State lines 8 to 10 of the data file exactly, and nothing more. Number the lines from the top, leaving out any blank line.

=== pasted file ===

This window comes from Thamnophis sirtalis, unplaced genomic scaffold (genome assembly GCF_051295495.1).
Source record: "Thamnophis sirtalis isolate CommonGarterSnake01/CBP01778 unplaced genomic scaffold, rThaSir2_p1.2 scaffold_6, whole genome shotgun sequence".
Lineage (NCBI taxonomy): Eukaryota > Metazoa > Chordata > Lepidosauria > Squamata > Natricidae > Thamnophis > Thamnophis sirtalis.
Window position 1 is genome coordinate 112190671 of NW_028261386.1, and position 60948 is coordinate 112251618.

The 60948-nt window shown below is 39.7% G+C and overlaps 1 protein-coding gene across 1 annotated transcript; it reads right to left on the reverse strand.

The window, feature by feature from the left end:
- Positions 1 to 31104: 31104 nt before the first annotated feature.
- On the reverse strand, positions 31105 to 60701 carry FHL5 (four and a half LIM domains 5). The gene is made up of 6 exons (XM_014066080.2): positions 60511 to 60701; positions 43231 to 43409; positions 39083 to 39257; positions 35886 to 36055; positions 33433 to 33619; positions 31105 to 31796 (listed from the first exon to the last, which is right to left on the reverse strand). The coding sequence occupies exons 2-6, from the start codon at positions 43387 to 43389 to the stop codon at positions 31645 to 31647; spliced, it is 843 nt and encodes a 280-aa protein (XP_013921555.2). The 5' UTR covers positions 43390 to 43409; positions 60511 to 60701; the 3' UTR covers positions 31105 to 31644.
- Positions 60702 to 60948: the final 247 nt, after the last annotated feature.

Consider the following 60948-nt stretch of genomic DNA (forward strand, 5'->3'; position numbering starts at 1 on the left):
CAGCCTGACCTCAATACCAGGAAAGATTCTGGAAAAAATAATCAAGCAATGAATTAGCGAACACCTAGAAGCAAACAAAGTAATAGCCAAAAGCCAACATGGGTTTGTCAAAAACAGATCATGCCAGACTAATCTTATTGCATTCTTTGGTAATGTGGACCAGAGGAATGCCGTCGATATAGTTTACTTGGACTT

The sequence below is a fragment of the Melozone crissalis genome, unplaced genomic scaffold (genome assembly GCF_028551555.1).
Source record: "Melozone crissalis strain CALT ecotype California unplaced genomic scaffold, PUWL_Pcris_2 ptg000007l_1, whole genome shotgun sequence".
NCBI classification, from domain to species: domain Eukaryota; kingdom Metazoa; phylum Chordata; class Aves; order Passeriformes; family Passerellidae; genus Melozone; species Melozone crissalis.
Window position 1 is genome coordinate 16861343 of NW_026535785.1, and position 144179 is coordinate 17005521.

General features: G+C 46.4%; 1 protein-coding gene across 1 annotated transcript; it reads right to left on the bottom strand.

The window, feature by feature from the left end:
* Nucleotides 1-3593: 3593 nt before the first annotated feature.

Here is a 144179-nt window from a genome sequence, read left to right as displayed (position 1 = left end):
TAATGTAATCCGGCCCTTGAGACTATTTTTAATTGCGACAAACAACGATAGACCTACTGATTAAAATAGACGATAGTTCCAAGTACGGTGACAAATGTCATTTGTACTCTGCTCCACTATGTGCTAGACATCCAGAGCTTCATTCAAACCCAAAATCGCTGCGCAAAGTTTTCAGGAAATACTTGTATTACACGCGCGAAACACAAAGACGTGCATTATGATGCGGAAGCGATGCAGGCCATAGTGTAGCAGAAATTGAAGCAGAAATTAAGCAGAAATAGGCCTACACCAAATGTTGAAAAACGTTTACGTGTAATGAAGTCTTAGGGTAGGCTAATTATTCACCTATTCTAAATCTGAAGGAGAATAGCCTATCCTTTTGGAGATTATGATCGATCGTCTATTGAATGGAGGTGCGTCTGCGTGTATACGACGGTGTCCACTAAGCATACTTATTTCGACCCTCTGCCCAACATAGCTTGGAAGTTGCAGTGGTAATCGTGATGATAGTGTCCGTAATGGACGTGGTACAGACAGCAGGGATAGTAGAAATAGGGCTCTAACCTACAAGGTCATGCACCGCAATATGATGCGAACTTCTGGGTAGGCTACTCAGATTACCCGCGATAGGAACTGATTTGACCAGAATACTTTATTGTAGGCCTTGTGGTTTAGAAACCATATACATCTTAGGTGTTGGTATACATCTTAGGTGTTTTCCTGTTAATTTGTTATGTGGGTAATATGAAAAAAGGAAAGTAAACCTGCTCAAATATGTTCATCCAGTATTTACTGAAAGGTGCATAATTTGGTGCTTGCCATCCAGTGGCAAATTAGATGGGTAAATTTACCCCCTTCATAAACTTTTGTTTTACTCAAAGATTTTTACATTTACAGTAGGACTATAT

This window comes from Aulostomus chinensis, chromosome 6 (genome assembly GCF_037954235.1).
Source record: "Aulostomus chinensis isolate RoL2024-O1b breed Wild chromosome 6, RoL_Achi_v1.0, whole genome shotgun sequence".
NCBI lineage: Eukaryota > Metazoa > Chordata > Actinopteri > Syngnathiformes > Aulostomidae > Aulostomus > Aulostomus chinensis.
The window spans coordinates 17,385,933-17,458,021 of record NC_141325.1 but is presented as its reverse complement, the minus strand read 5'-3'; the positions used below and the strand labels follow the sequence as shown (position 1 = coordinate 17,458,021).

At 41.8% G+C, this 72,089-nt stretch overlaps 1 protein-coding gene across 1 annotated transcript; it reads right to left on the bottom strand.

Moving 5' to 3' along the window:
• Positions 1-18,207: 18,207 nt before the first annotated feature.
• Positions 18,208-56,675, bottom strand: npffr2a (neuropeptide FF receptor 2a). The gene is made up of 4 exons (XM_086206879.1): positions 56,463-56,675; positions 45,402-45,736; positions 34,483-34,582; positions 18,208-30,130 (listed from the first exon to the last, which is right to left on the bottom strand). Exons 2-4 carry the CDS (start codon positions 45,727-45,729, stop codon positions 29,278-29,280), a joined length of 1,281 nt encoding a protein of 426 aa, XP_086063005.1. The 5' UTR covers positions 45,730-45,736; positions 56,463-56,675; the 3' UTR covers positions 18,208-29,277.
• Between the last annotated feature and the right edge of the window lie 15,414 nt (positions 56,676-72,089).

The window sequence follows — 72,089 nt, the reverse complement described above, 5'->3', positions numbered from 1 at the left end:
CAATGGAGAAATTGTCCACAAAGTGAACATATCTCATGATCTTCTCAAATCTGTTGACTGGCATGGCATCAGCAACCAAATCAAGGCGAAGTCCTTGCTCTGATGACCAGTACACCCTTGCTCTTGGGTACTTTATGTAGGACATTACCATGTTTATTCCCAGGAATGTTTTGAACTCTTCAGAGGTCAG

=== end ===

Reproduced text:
- On the reverse strand, positions 31105 to 60701 carry FHL5 (four and a half LIM domains 5). The gene is made up of 6 exons (XM_014066080.2): positions 60511 to 60701; positions 43231 to 43409; positions 39083 to 39257; positions 35886 to 36055; positions 33433 to 33619; positions 31105 to 31796 (listed from the first exon to the last, which is right to left on the reverse strand). The coding sequence occupies exons 2-6, from the start codon at positions 43387 to 43389 to the stop codon at positions 31645 to 31647; spliced, it is 843 nt and encodes a 280-aa protein (XP_013921555.2). The 5' UTR covers positions 43390 to 43409; positions 60511 to 60701; the 3' UTR covers positions 31105 to 31644.
- Positions 60702 to 60948: the final 247 nt, after the last annotated feature.

Consider the following 60948-nt stretch of genomic DNA (forward strand, 5'->3'; position numbering starts at 1 on the left):